Students are introduced to yoga at all stages of life. Wah Khalsa began practicing when she was just 8 years of age. “My parents are both yogis and I was born into the Kundalini lineage,” said Wah. “Yogi Bhajan, the founder of Kundalini Yoga in the West, was the spiritual teacher of my community.”
Although her family members were yoga practitioners, Wah said she wasn’t sure being a yoga instructor was her calling. But ultimately, her path led her to not just being an instructor, but also directing her family’s yoga business, Golden Bridge Yoga, which has locations in New York City and Santa Monica, California.
“When I was 18, I thought the last thing I would ever do is teach yoga, but life kept happening and here I am, running our family yoga studio and teaching,” said Wah. “When you’re a yogi and your soul calls, you answer. I am just answering the call.”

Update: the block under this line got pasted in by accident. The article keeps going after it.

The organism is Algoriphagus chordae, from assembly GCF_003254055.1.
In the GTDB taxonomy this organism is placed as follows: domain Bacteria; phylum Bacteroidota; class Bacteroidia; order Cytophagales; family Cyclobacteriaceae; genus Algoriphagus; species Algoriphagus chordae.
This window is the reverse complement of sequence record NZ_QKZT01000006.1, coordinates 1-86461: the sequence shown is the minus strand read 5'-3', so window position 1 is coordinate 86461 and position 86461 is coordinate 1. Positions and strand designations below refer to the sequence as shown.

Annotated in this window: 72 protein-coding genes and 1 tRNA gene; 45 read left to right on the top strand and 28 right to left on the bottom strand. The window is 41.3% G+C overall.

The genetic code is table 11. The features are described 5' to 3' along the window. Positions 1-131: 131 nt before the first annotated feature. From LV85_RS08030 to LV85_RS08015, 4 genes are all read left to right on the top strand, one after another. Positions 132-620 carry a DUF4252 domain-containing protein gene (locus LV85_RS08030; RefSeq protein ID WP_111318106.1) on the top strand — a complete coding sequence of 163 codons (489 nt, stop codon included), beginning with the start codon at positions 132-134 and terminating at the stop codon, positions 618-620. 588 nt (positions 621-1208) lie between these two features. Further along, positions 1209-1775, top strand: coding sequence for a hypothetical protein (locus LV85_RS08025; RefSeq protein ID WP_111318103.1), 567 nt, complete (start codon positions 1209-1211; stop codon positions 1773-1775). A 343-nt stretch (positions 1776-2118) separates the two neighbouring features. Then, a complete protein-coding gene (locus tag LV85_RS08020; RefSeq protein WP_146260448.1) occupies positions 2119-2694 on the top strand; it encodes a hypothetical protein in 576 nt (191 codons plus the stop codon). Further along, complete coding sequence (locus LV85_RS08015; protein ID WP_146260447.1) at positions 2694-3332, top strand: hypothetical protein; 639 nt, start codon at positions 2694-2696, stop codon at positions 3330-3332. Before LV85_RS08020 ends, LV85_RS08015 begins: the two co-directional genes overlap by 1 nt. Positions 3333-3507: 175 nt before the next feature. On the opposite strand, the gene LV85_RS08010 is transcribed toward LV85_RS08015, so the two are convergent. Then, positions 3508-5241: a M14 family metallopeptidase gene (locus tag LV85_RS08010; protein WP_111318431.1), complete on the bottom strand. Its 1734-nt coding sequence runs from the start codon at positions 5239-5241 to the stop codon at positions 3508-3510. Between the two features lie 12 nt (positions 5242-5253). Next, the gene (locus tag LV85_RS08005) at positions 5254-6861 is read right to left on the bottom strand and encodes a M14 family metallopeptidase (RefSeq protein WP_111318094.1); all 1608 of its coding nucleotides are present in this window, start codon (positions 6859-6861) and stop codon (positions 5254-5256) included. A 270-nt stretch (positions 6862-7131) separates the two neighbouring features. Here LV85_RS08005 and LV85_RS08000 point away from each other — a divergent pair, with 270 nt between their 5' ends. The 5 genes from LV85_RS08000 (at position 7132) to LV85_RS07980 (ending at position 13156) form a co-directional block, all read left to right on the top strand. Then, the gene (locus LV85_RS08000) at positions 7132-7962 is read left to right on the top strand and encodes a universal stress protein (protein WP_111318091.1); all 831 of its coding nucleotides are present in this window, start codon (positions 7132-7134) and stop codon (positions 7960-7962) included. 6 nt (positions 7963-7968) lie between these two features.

Golden Bridge Yoga was founded by Wah’s parents, Gurmukh and Gurushabd Khalsa, in Los Angeles. They opened a second studio in New York City in 2008. The studios offer Kundalini Yoga, a physical and meditative discipline that combines asanas, pranayama and the chanting of mantras.
“It takes a certain kind of openness to dive into Kundalini Yoga,” said Wah. “Our space is often referred to as a temple and a sacred place where people feel at home. Many students have said that Kundalini Yoga saved their life. To be a part of that is a huge blessing.”
Wah began running the studios when her parents began to travel more, though Gurmukh and Gurushabd still stop by regularly to teach classes.
For Wah, the moments at the end of each class are what bring her the most fulfillment. “It’s like for those few moments before [students] have to rush back to their lives there is space for peace,” she said. “I believe the more we can experience that peace inside and around us the more we will want to return to that place. I see it with students all the time — that longing to go back to that place of stillness.”
Wah described her teaching style as “all over the place.” At times playful, real, challenging and beautiful, she said ego is the biggest obstacle. “If anyone said differently they would be lying,” she added. “I learn every time I teach — the opportunities to learn are endless.”